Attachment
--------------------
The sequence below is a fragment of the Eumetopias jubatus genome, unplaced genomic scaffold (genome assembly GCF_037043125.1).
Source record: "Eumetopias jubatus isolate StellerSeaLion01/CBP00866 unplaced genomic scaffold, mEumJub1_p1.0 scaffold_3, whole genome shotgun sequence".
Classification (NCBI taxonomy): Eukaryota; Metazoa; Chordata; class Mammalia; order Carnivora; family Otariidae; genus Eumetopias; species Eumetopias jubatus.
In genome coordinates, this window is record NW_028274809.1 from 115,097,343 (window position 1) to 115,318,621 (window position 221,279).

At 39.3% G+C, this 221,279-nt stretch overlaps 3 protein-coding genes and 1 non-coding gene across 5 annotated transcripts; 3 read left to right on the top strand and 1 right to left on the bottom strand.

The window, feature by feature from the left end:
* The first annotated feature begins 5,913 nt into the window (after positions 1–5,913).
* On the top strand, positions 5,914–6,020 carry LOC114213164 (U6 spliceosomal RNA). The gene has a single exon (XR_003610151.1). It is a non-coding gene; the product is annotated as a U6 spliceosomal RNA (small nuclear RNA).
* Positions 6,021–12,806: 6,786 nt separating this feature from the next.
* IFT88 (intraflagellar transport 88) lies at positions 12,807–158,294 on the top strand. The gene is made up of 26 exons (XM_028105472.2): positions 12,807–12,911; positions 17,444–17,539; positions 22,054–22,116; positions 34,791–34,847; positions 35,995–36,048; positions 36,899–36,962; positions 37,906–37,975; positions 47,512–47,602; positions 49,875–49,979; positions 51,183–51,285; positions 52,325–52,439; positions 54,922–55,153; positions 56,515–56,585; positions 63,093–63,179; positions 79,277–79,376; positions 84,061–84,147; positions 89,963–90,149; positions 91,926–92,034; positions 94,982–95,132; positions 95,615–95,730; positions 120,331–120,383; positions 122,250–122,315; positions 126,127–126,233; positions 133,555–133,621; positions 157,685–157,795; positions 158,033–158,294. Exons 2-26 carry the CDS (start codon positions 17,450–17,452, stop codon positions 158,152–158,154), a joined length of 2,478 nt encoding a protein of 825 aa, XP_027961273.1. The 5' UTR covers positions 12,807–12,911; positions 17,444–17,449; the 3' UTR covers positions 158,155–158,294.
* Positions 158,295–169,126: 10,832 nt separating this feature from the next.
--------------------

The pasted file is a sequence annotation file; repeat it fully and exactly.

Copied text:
The sequence below is a fragment of the Eumetopias jubatus genome, unplaced genomic scaffold (genome assembly GCF_037043125.1).
Source record: "Eumetopias jubatus isolate StellerSeaLion01/CBP00866 unplaced genomic scaffold, mEumJub1_p1.0 scaffold_3, whole genome shotgun sequence".
Classification (NCBI taxonomy): Eukaryota; Metazoa; Chordata; class Mammalia; order Carnivora; family Otariidae; genus Eumetopias; species Eumetopias jubatus.
In genome coordinates, this window is record NW_028274809.1 from 115,097,343 (window position 1) to 115,318,621 (window position 221,279).

At 39.3% G+C, this 221,279-nt stretch overlaps 3 protein-coding genes and 1 non-coding gene across 5 annotated transcripts; 3 read left to right on the top strand and 1 right to left on the bottom strand.

The window, feature by feature from the left end:
* The first annotated feature begins 5,913 nt into the window (after positions 1–5,913).
* On the top strand, positions 5,914–6,020 carry LOC114213164 (U6 spliceosomal RNA). The gene has a single exon (XR_003610151.1). It is a non-coding gene; the product is annotated as a U6 spliceosomal RNA (small nuclear RNA).
* Positions 6,021–12,806: 6,786 nt separating this feature from the next.
* IFT88 (intraflagellar transport 88) lies at positions 12,807–158,294 on the top strand. The gene is made up of 26 exons (XM_028105472.2): positions 12,807–12,911; positions 17,444–17,539; positions 22,054–22,116; positions 34,791–34,847; positions 35,995–36,048; positions 36,899–36,962; positions 37,906–37,975; positions 47,512–47,602; positions 49,875–49,979; positions 51,183–51,285; positions 52,325–52,439; positions 54,922–55,153; positions 56,515–56,585; positions 63,093–63,179; positions 79,277–79,376; positions 84,061–84,147; positions 89,963–90,149; positions 91,926–92,034; positions 94,982–95,132; positions 95,615–95,730; positions 120,331–120,383; positions 122,250–122,315; positions 126,127–126,233; positions 133,555–133,621; positions 157,685–157,795; positions 158,033–158,294. Exons 2-26 carry the CDS (start codon positions 17,450–17,452, stop codon positions 158,152–158,154), a joined length of 2,478 nt encoding a protein of 825 aa, XP_027961273.1. The 5' UTR covers positions 12,807–12,911; positions 17,444–17,449; the 3' UTR covers positions 158,155–158,294.
* Positions 158,295–169,126: 10,832 nt separating this feature from the next.